It is pointed out that the instant invention is adapted not only to present the impression of either land images or large groups of ships, but also may be utilized to in effect, lengthen a ship insofar as the radar presentation is concerned. This latter effect is produced by using dipoles 1% centimeters in length, in the case of X-band or 3 centimeter radar, but which are of aluminum strip material having substa-ntially greater weight per dipole than the dipoles described above. The heavier dipoles were found, under the circumstances of distribution described above, to have a falling rate of 120 feet per minute and thus has the effect of lengthening the ship insofar as a radar screen presentation is concerned. In carrying out this embodiment of the inventive process a window cloud of dipoles 500 to 1,000 feet long is produced by dispersing one package consisting of 550,000 dipoles, 1% centimeters in length, at a ship speed of 12 knots, in a distance of of one mile.
It is pointed out that the aforementioned lightweight dipoles have a falling rate of only 30 feet per minute and thus remain in the air a considerably longer period of time than do heavier dipoles and thus produce a longer radar cloud at the stern of the ship.
Thus the instant process, namely the dispersal of radar reflective dipoles astern of a moving ship results in said dipoles constituting a radar reflective cloud astern of said ship, and above the surface of the water. The cloud in turn produces a false radar image on a radar detection screen, thereby serving to screen the actual ship from radar detection and to cause unnecessary and time consuming search operations on the part of an enemy. It is reemphasized that the instant method also provides a means for producing radar screen images which may take the form of either a land mass representation or have the effect of lengthening the ship.
It should be understood, of course that the foregoing disclosure relates to only preferred embodiments of the invention and that numerous modifications or alterations may b made therein without departing from the spirit and scope of the invention as set forth in the appended claims.
What is claimed is:
;1. A method of presenting a false radar image .on a radar scope comprising, blowing from a moving seagoing ship a quantity of radar reflective dipoles astern of said moving ship and above the surface of the water at a rate of 10 dipoles per mile of ships run so as to create a radar reflective cloud of dipoles.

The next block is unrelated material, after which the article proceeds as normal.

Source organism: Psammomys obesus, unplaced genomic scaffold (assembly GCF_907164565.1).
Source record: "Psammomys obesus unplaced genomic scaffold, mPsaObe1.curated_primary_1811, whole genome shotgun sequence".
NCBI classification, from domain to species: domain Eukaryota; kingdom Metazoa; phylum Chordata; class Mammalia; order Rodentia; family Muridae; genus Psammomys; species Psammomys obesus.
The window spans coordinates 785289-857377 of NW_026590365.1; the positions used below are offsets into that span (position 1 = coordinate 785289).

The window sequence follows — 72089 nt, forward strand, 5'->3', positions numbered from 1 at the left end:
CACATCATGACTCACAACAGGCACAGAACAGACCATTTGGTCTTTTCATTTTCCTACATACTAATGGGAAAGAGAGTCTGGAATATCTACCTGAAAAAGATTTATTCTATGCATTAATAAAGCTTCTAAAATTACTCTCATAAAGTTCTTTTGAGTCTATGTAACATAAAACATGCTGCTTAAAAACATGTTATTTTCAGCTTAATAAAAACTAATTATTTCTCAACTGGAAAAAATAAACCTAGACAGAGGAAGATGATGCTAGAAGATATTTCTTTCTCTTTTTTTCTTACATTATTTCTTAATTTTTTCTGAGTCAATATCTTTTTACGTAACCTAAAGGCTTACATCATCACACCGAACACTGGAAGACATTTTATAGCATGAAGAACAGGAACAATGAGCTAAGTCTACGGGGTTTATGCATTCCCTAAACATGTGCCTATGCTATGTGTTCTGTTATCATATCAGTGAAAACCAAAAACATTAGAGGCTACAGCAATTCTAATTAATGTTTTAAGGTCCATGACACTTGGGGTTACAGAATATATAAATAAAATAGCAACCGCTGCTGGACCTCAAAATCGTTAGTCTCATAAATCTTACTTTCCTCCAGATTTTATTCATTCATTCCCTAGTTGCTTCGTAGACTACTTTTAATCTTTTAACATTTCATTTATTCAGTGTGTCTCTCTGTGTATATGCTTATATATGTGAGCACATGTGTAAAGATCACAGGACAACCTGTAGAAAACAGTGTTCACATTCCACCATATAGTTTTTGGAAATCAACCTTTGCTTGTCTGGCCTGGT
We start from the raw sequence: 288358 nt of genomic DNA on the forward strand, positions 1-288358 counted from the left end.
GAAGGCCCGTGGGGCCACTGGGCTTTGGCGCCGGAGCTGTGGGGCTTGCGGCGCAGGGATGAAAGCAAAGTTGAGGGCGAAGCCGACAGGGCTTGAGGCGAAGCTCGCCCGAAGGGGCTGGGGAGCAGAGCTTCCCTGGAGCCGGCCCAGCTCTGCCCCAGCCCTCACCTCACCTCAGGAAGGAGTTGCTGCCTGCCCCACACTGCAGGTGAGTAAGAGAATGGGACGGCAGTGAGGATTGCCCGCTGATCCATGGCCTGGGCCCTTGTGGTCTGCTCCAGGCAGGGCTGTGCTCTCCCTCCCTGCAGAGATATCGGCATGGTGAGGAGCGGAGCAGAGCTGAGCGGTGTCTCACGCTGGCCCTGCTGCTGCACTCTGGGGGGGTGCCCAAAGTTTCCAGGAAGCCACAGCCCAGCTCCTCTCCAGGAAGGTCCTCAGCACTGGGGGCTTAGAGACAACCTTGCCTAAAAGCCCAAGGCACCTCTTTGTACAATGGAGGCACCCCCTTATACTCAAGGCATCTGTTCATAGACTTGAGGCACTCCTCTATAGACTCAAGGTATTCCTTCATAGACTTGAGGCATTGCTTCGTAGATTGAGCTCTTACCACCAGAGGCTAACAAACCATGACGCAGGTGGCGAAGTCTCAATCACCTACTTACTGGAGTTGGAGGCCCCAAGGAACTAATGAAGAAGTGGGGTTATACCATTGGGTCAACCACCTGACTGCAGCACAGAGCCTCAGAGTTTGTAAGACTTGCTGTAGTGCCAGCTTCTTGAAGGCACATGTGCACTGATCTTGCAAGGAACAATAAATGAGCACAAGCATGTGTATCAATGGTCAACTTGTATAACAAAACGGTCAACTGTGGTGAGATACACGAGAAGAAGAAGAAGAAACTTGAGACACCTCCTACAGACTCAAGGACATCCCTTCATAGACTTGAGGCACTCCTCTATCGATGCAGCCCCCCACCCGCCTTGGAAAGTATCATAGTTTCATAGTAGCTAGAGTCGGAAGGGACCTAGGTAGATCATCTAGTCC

2. A method of presenting a false radar image on a radar scope comprising, blowing from a moving seagoing ship a quantity of radar reflective dipoles astern of said moving ship and above the surface of the water, said dipoles being of such a dimension and weight that they have a falling rate greater than zero feet per minute and less than 30 feet per minute thereby creating a radar reflective cloud of said'dipoles.
3. A method as set forth in claim 2 wherein, each of said dipoles is equal in length to half the wave length of the radar waves to be reflected thereby and has a crosssection .003 inch X .0005 inch.
4. A method as set forth in claim 2 wherein, each of said dipoles is equal in length to half the wave length of the radar waves to be reflected thereby and has a round cross-section .0035 inch indiameter.
5. A method of presenting a false radar image on a radar scope comprising, blowing a quantity of radar reflective dipoles astern from a moving seagoing ship and above the surface of the water, said dipoles being of such a dimension and weight as to have a falling rate greater than 30 feet per minute and less than feet per minute thereby creating a radar reflective cloud of dipoles.
6. A method of presenting a false radar image on a radar scope comprising, blowing a quantity of radar reflective dipoles astern from a moving seagoing ship and above the surface of the water at a rate of 550,000 dipoles per A mile of ships run, whereby the image produced on the radar scope has the effect of lengthening the size of the ship dispersing said dipoles.
References Cited in the file of this patent UNITED STATES PATENTS Winzen et al. July 31, 1956 Gregory Apr. 7, 1 959 OTHER REFERENCES
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|U.S. Classification||342/13, 222/394, 342/12, 222/1|
|International Classification||H01Q15/14, F41H11/02, F41H11/00|
|Cooperative Classification||F41H11/02, H01Q15/145|
|European Classification||F41H11/02, H01Q15/14C|